Bally’s River West casino project draws mixed reaction from City Council

CHICAGO — Chicago Mayor Lori Lightfoot is betting big on Bally’s River West site for Chicago’s first casino. The location, however, still needs to get approval from members of the city council.

As of 11 a.m. Monday, the special committee meeting is only the second time they have met – the first since Lightfoot announced that she is supporting Bally’s.

The meeting began with public comments.

SEE ALSO: Lightfoot Chooses Bally’s River West Location for Chicago’s First Casino

The only people who came out in favor of Bally’s proposal were investors in the plan. The $1.7 billion casino project would replace the Chicago Tribune’s printing plant in River West if approved.

Media group Nexstar owns the land, along with WGN-TV.

The estimated annual income of $200 million is earmarked for public security pension debt.

Monday’s special committee meeting gave city council members an opportunity to ask questions of Bally’s representatives about their proposal. But many members expressed frustration with the process, saying it was moving too fast.

Residents have expressed concerns about the site of the proposed casino: traffic, crime and public safety.

SEE ALSO: Alderman and Near North Side residents push back on reported casino selection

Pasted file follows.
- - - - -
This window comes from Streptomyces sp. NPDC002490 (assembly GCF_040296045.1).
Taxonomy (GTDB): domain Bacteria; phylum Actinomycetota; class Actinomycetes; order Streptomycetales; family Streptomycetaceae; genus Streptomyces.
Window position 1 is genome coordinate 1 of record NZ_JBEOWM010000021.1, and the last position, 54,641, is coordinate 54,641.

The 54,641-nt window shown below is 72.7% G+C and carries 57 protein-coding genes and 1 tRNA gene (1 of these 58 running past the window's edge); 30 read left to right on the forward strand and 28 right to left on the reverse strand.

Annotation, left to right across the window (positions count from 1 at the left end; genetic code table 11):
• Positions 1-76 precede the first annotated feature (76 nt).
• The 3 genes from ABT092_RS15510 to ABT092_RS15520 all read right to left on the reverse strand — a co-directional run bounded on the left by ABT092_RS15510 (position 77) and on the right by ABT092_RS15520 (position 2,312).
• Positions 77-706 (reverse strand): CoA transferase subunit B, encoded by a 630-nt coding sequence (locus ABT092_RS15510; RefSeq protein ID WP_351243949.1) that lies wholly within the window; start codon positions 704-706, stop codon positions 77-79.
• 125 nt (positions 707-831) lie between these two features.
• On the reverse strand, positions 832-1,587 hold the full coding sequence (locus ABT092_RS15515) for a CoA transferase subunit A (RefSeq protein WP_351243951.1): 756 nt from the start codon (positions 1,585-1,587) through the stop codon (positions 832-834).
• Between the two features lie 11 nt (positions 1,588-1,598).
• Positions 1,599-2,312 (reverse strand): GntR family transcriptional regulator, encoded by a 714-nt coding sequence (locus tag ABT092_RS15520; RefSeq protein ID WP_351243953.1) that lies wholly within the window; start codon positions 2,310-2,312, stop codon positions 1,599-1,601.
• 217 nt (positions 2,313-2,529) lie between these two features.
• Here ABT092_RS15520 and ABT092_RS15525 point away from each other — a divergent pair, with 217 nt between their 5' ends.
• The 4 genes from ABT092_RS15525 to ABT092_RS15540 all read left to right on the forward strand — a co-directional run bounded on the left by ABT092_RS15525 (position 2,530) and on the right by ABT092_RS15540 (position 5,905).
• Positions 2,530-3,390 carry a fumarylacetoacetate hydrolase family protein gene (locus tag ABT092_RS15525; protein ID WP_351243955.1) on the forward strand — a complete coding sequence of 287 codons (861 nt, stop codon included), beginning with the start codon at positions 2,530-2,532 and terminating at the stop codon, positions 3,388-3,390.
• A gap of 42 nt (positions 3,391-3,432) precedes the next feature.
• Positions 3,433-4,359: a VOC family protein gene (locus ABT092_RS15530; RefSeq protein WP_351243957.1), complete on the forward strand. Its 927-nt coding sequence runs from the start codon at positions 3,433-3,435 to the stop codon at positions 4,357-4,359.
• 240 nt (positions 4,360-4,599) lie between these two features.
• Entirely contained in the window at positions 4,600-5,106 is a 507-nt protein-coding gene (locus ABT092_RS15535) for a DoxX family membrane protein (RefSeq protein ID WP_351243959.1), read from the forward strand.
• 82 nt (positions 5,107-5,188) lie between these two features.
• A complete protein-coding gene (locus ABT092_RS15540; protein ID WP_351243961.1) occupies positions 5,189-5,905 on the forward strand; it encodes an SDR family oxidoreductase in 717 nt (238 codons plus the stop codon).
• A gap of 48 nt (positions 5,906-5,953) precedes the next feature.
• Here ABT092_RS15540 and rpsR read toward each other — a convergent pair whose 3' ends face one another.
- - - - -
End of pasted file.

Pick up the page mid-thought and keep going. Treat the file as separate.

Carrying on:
Several aldermen say they feel pressured to approve the plan quickly to avoid raising property taxes. Still, others think the proposed casino would be a good move for the city.

“I support that,” Ald said. Walter Burnett (27th Ward). “Now that it’s been chosen in my area, I have to be honest with you all, I thought it would be the last place that would be chosen. But things work in mysterious ways.

“The idea that we’re going to vote on the legislation in about a week, and we just got a copy of the proposed legislation this afternoon, and we have these outstanding issues, that really, really concerns me,” Ald said. Brendan Reilly (Ward 42).

“We are here to listen to the remaining process and are happy to reflect any of the changes as it is important to the community,” Kim said.

Locals remain skeptical of the site. Bally’s Chairman of the Board, Soo Kim, addresses all concerns.

On Thursday evening, the public will have another chance to have their say at a town hall meeting. City and Bally’s representatives will be on hand to share information and answer questions from the community.

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